Reported clinical trial of the week: Use of prednisolone in patients with rhinosinusitis (2008-000560-17)

Nick DeVito and Ben Goldacre


The US FDA Amendments Act (FDAAA 2007) requires certain clinical trials to report their results onto within one year of completion. European Union (EU) guidelines are broader: they require all trials of medicinal products registered on their EU Clinical Trials Registry (EUCTR) since 2004 to report results within one year of completion. Our FDAAA TrialsTracker and EU TrialsTracker show all individual trials that breach these legal requirements. Each week we write about one unreported clinical trial: you can read more background here, and past entries are here.

Trial 2008-000560-17

Here we report an interesting positive story. This week’s reported clinical trial is the “Prednisolone Rhinosinusitis Efficacy Trial (PRET) study” (2008-000560-17). 185 participants with rhinosinusitis were included in the trial. Participants were given either prednisolone or a placebo for 7 days and keep a symptom diary for 14 days. The primary outcome was the proportion of patients with resolution of facial pain or pressure on day seven. The secondary outcomes listed in the registry are acceleration of recovery, resumption of daily activities, health related quality of life, and cost effectiveness.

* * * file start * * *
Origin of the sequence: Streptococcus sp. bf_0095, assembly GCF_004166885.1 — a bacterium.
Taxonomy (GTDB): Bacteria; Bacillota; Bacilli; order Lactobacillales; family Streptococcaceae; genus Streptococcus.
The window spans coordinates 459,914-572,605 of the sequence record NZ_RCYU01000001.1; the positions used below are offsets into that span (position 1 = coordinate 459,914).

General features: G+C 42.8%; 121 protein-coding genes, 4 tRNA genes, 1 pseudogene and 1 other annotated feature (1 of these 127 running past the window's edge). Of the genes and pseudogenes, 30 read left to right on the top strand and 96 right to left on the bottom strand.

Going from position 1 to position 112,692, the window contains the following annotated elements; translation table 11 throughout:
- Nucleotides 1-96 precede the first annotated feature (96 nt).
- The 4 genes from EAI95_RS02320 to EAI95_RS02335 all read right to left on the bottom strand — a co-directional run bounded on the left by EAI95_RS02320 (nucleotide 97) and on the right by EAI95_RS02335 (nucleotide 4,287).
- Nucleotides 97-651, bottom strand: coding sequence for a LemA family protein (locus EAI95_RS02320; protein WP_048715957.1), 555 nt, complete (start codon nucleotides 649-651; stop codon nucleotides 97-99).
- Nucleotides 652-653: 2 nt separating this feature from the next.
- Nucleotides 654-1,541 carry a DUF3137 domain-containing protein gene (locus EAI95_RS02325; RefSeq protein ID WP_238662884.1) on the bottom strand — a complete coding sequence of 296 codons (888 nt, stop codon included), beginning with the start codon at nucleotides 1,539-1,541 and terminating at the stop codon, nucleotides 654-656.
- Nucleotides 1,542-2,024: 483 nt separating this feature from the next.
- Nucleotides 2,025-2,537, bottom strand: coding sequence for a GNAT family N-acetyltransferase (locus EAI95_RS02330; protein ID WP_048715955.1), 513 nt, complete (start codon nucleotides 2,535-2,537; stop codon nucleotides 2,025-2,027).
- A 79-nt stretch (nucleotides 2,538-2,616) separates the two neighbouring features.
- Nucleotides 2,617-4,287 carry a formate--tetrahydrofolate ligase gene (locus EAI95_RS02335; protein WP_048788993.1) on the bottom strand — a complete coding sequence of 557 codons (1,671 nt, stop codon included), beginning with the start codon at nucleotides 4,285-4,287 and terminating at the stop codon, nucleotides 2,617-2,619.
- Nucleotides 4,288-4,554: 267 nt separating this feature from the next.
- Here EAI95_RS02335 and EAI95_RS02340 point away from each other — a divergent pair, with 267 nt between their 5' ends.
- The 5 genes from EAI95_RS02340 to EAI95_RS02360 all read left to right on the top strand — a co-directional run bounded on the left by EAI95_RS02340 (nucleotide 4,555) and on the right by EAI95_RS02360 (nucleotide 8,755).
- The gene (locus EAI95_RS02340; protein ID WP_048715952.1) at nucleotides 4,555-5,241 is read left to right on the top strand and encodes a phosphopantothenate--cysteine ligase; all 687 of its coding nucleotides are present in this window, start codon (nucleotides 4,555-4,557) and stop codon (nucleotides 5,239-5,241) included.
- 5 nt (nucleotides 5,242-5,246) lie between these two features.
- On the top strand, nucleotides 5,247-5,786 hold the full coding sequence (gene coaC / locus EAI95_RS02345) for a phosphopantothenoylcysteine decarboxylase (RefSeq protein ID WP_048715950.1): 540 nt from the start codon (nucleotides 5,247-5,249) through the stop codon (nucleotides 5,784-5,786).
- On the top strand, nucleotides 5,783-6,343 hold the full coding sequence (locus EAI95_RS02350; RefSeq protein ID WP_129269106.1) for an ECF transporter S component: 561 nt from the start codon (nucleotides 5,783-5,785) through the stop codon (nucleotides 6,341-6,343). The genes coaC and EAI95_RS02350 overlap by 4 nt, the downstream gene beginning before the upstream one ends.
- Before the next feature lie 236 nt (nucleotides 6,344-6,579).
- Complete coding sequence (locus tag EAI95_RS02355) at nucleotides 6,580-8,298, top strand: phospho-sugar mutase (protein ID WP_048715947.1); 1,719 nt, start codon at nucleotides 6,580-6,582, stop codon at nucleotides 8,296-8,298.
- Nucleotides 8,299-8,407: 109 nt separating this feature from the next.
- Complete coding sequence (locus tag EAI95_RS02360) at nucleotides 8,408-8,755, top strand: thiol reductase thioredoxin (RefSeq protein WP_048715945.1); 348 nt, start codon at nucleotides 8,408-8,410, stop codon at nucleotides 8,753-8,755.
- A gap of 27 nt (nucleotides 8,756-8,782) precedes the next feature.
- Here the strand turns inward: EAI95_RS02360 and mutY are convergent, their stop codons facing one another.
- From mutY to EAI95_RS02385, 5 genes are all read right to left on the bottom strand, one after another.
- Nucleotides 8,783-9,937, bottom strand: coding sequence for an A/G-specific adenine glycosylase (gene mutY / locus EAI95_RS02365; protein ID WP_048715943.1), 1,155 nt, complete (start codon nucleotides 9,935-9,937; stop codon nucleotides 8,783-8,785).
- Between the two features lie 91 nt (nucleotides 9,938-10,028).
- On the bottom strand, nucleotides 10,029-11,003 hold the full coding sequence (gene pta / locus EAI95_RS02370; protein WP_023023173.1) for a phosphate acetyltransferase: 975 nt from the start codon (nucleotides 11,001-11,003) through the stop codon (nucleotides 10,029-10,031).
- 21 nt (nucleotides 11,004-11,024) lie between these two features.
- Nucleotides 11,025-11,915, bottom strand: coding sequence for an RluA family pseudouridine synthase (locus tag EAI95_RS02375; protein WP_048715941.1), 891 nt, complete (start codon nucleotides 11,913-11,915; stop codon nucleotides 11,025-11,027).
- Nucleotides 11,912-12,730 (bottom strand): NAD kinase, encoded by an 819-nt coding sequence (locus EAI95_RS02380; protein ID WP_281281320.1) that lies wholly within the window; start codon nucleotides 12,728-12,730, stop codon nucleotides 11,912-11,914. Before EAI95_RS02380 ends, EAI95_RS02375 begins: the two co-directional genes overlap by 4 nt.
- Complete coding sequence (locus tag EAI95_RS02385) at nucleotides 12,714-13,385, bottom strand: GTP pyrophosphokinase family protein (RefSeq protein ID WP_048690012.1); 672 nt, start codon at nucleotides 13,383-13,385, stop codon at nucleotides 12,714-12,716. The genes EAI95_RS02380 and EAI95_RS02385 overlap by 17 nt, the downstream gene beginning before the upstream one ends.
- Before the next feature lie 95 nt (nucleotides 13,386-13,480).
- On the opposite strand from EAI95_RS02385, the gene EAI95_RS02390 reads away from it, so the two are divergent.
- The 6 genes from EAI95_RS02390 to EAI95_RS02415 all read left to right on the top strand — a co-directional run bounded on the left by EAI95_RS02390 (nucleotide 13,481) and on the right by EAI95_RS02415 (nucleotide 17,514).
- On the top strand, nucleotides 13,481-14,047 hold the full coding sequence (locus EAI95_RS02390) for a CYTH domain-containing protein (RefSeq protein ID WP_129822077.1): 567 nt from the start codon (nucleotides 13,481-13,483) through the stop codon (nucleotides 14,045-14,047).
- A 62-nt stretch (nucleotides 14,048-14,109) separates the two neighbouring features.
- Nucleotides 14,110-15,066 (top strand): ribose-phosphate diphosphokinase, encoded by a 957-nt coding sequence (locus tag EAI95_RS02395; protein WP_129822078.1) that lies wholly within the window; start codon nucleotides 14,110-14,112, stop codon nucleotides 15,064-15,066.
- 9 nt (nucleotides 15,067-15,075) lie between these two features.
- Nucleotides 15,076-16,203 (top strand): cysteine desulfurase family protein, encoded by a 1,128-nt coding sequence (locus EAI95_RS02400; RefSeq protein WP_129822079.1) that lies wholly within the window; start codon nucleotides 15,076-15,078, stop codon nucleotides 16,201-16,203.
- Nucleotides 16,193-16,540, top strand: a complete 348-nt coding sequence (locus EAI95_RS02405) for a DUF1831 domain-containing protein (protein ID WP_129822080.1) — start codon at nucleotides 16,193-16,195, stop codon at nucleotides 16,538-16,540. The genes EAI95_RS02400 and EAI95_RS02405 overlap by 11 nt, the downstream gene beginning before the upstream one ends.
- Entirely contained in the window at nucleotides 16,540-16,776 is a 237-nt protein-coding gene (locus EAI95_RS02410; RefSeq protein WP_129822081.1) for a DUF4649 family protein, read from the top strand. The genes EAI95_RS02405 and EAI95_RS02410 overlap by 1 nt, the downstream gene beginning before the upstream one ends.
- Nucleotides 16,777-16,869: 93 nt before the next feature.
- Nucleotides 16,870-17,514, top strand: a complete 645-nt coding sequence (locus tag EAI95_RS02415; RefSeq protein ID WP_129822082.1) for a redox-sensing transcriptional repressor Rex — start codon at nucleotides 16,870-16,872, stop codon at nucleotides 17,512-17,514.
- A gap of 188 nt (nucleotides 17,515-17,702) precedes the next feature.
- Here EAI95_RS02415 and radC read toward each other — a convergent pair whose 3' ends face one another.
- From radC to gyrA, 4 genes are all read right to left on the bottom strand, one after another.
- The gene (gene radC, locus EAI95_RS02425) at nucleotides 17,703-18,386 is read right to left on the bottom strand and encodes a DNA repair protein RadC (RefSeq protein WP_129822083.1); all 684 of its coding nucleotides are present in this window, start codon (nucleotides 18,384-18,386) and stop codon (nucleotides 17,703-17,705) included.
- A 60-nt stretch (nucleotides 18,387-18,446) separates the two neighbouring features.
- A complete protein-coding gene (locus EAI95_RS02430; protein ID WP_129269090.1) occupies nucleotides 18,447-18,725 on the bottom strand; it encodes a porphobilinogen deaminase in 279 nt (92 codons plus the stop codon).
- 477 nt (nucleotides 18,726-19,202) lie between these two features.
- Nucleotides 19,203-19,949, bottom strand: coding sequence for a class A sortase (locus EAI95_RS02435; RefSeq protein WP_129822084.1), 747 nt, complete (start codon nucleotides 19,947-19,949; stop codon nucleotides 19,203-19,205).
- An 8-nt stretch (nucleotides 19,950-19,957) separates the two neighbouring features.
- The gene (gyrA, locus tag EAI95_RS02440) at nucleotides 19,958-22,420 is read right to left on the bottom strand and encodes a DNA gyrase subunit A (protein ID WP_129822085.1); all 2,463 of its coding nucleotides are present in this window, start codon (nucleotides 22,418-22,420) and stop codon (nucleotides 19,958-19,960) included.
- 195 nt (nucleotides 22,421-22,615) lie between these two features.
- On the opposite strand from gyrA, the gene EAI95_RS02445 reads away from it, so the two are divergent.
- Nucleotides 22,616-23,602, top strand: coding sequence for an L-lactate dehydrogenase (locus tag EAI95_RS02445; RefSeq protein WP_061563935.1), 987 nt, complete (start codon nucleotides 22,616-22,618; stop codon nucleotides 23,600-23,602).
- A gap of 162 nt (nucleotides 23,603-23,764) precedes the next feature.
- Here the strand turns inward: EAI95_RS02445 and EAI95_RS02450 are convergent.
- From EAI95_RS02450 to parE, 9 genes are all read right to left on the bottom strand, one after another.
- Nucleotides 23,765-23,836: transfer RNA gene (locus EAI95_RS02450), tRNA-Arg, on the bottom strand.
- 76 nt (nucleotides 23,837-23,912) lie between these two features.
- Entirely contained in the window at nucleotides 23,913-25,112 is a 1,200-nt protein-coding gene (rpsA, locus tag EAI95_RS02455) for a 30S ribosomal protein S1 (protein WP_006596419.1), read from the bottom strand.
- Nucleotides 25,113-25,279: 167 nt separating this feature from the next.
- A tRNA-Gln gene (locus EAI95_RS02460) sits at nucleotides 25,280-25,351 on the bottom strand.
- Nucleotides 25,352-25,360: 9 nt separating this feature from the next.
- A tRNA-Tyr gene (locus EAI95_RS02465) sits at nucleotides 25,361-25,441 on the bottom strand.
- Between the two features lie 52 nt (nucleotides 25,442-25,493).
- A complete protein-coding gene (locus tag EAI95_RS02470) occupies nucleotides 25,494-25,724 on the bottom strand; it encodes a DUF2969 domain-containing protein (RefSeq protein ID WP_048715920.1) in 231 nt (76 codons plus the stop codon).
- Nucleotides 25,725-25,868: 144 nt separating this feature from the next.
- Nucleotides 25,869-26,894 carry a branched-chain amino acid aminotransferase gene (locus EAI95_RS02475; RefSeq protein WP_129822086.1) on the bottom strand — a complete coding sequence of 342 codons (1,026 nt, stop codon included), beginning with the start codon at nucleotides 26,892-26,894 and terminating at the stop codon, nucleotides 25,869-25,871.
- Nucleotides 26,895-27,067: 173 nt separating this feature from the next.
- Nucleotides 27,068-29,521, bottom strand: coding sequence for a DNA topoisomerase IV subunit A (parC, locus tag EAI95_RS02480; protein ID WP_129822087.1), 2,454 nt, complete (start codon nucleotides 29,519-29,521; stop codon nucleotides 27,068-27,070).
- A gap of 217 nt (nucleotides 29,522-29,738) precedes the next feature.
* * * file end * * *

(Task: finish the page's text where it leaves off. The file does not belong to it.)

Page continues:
Clinical discussion

Acute rhinosinusitis is a common condition involving inflammation of the nose and paranasal sinuses often caused by either bacterial or viral infection. Acute cases of rhinosinusitis will frequently improve without the need for additional treatment, however patients can still experience notable short-term impact on quality-of-life. In addition to prescribing antibiotics, physicians will also prescribe medicines such as corticosteroids to help alleviate symptoms. This study set out to see whether the use of corticosteroids, in this case prednisolone, was useful in reducing symptoms on cases of acute rhinosinusitis

Legislative discussion: Going from unreported to reported

When the new EU guidelines around results reporting came into full effect in December 2016, this trial was due to report results to the EU trials register. Our EU TrialsTracker and accompanying BMJ paper, published earlier this year, identified this trial as overdue to report results. Shortly after the tracker launched, the PI of this study emailed us stating he was “shocked” to see one of his trials included among those that had failed to comply with EU rules requiring results to be posted on the EU register: he explained that he simply was not aware of this requirement and pledged to submit results to the registry swiftly.